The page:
Home Owners and property developers’ duty to mitigate has recently been a focus of attention by both the Supreme Court and the NSW Legislature.  This attention has confirmed its current status as a material consideration, the significance of which is likely to increase.

The Supreme Court

In The Owners - Strata Plan No 76674 v Di Blasio Constructions Pty Ltd[1] the Court recently affirmed the owner’s duty to mitigate losses and that the common law principles on mitigation apply to claims under the Home Building Act. The decision provides guidance for builders and owners on what is expected of them and confirms that an owner’s loss of confidence in the builder is relevant in determining the bounds of their duty to mitigate.

The Owners Corporation (OC) brought proceedings against the builder (Di Blasio) for breach of the statutory warranties implied under the Home Building Act 1989 (Act).  Among other things, Di Blasio asserted that the OC had failed to mitigate its loss by not  engaging it to perform the rectification works.  There was no dispute that there were defects in the works or that Di Blasio was in breach of the statutory warranties in respect of its work.

Di Blasio asserted that the OC acted unreasonably in not:

  1. pursuing the discussions concerning the scope of the works to be undertaken by Di Blasio; and
  2. accepting Di Blasio's offer made in Mr Di Blasio's affidavit sworn after proceedings had commenced.

The Court did not accept Di Blasio's submissions and awarded the Owners $481,405.61.  It did however confirm the application of the following general principles of mitigation:

  • An owner is not entitled to recover losses attributable to its own unreasonable conduct;
  • An owner whose property is damaged or defective  is generally entitled to recover the costs of reinstating the property so that it corresponds to the contractual promise (which include the statutory warranties);
  • an owner is required to give the builder an opportunity to minimise the damages it must pay by rectifying the defects, except where its refusal to give the builder that opportunity is reasonable or where the builder has repudiated the contract by refusing to conduct any repairs;
  • the attempts the builder has made to repair the defects in the past and whether, in the light of the builder's conduct, the owner has lost confidence in the willingness or ability of the builder to do the work are relevant factors in determining reasonableness; and
  • it is for the builder to prove that the owner has acted unreasonably.

The Court found that, among other things:

  • As the defects continued to emerge, the OC took the reasonable step of engaging an expert to identify the defects and took the reasonable position that Di Blasio should prepare a scope of works to remedy the defects that had been identified. In the Court’s opinion, Di Blasio's response was inadequate;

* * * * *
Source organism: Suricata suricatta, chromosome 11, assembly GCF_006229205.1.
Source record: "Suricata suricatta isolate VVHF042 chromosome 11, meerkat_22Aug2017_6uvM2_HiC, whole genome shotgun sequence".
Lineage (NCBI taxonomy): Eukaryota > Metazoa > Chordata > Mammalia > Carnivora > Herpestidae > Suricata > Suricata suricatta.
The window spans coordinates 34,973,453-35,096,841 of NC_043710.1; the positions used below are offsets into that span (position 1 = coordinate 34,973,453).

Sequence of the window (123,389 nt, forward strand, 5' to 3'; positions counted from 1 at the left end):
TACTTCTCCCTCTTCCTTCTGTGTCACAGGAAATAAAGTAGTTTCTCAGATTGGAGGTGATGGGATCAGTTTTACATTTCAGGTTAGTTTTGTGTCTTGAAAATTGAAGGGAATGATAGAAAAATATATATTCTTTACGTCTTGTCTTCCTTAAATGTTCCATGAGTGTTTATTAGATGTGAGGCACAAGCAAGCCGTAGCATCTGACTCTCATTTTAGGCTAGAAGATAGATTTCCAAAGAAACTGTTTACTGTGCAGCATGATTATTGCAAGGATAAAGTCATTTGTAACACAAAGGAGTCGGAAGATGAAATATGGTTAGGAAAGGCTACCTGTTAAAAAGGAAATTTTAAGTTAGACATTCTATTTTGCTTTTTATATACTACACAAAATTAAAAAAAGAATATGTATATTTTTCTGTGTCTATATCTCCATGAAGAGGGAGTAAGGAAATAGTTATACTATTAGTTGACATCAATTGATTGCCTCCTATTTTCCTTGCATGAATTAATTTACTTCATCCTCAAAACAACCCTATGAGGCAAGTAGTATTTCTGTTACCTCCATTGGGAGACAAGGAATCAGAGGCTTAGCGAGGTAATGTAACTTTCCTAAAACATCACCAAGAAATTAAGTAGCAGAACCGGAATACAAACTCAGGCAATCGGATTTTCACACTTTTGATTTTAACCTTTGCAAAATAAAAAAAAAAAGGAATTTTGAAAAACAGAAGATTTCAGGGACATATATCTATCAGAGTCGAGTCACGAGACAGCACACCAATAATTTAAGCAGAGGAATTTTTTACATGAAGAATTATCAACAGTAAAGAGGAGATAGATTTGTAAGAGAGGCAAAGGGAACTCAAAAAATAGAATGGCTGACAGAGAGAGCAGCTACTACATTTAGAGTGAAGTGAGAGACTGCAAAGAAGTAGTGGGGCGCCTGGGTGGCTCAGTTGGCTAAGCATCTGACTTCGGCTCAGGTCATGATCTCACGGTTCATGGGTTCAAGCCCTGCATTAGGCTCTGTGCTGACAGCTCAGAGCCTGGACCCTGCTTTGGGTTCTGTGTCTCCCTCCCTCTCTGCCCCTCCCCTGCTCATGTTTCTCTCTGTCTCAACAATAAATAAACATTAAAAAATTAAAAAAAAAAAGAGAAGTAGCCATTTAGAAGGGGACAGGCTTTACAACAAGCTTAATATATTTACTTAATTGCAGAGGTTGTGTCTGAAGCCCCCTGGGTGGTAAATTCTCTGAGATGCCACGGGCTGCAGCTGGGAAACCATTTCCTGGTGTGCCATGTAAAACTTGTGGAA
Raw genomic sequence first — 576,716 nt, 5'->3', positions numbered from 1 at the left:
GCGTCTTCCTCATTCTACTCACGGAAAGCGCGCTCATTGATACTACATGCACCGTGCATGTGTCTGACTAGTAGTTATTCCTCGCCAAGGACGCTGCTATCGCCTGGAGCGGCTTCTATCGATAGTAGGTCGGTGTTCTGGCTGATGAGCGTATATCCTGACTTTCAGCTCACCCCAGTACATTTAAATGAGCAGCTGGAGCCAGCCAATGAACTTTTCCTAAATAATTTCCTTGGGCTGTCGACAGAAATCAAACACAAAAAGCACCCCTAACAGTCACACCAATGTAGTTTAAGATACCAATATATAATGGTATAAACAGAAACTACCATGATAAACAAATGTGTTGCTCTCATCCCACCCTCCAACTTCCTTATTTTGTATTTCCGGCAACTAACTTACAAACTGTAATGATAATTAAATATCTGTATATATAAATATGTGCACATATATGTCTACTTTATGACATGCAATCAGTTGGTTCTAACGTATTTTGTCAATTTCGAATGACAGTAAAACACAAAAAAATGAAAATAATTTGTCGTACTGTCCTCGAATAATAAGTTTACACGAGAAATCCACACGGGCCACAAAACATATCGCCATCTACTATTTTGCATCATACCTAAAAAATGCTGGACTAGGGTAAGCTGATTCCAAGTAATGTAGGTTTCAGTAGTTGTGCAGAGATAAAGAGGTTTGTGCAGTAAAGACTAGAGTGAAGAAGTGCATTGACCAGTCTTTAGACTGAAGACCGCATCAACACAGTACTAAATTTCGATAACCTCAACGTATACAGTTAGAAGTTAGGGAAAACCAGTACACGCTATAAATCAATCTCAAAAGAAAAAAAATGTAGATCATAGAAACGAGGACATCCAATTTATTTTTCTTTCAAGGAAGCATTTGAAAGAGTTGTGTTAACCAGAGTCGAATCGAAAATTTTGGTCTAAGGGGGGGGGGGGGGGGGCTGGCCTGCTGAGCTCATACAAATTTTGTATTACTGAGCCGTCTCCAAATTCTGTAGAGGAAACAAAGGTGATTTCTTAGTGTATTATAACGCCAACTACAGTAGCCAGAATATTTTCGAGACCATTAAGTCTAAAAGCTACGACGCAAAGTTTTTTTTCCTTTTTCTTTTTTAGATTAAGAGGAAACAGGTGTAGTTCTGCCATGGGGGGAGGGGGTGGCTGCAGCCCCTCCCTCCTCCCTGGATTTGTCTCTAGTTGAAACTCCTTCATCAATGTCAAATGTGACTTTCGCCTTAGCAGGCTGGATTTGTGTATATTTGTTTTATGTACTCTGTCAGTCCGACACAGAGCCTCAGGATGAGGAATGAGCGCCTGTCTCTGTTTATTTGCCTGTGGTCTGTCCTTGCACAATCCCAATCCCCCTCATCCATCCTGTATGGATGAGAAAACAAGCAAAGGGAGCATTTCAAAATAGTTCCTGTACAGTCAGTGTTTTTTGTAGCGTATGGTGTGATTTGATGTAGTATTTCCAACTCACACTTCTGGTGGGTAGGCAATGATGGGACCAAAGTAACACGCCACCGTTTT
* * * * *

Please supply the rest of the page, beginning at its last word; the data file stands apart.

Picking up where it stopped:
• The OC obtained expert reports. Before commencing court proceedings, it served those reports on Di Blasio and gave Di Blasio an opportunity to indicate whether it was prepared to rectify the defects in accordance with those reports; and
  • The OC could reasonably have taken the view that it no longer had confidence in Di Blasio and that it wanted someone else to undertake the rectification work.

The decision should be read in the light of the incoming section 18BA “Duties of person having benefit of statutory warranty”, introduced in the Home Building Amendment Bill 2014 (2014 Act). The 2014 Act is to commence on about 1 December 2014.

Section 18BA confirms that an owner has a duty to mitigate its loss. The duty extends to both contracting owners and successors-in-title who enjoy the benefit of the statutory warranties. Under s18BA, an owner:

  • must make reasonable efforts to notify the builder of the breach within 6 months after the breach becomes apparent; and
  • has a duty to allow reasonable access.

The new section 18BA is builder-friendly and arguably imposes broader obligations on the Owner to mitigate than is currently required under the common law. The new section 48MA leaves little doubt as to the significance of mitigation and access in stating:

“A court or tribunal determining a building claim involving an allegation of defective residential building work or specialist work by a party to the proceedings (the responsible party) is to have regard to the principle that rectification of the defective work by the responsible party is the preferred outcome.”

The new statutory duty to mitigate will only apply to contracts entered into after the commencement of the 2014 Act. An owner (or owners corporation) should be mindful of these additional mitigation obligations when identifying issues with the works.

Conversely, the new s18BA is good news for builders nervous about potential defects claims 'bundled up' that are left dormant while an owner prepares large claims to be launched just prior to the expiry of warranty periods.